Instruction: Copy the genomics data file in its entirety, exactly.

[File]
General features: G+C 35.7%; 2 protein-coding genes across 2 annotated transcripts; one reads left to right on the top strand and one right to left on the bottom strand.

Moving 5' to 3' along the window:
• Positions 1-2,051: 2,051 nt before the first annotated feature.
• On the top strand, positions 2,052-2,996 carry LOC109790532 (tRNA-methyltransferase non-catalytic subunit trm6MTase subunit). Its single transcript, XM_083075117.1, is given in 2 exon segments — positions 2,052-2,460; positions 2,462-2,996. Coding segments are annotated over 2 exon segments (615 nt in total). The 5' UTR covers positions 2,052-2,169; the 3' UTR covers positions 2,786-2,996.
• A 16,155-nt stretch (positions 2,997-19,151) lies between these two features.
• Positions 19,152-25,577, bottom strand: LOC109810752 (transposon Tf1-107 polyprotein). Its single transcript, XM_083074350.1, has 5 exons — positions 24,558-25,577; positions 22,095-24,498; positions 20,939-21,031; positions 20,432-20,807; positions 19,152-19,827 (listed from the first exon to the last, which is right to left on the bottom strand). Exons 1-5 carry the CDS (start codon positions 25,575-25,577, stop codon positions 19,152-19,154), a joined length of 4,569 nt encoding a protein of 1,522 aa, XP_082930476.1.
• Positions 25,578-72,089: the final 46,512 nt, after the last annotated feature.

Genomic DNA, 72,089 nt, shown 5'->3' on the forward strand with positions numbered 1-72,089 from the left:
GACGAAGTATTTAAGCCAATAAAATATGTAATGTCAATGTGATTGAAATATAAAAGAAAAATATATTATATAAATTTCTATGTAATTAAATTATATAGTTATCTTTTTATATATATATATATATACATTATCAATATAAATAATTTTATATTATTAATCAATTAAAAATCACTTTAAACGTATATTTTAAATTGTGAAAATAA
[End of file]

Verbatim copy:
General features: G+C 35.7%; 2 protein-coding genes across 2 annotated transcripts; one reads left to right on the top strand and one right to left on the bottom strand.

Moving 5' to 3' along the window:
• Positions 1-2,051: 2,051 nt before the first annotated feature.
• On the top strand, positions 2,052-2,996 carry LOC109790532 (tRNA-methyltransferase non-catalytic subunit trm6MTase subunit). Its single transcript, XM_083075117.1, is given in 2 exon segments — positions 2,052-2,460; positions 2,462-2,996. Coding segments are annotated over 2 exon segments (615 nt in total). The 5' UTR covers positions 2,052-2,169; the 3' UTR covers positions 2,786-2,996.
• A 16,155-nt stretch (positions 2,997-19,151) lies between these two features.
• Positions 19,152-25,577, bottom strand: LOC109810752 (transposon Tf1-107 polyprotein). Its single transcript, XM_083074350.1, has 5 exons — positions 24,558-25,577; positions 22,095-24,498; positions 20,939-21,031; positions 20,432-20,807; positions 19,152-19,827 (listed from the first exon to the last, which is right to left on the bottom strand). Exons 1-5 carry the CDS (start codon positions 25,575-25,577, stop codon positions 19,152-19,154), a joined length of 4,569 nt encoding a protein of 1,522 aa, XP_082930476.1.
• Positions 25,578-72,089: the final 46,512 nt, after the last annotated feature.

Genomic DNA, 72,089 nt, shown 5'->3' on the forward strand with positions numbered 1-72,089 from the left:
GACGAAGTATTTAAGCCAATAAAATATGTAATGTCAATGTGATTGAAATATAAAAGAAAAATATATTATATAAATTTCTATGTAATTAAATTATATAGTTATCTTTTTATATATATATATATATACATTATCAATATAAATAATTTTATATTATTAATCAATTAAAAATCACTTTAAACGTATATTTTAAATTGTGAAAATAA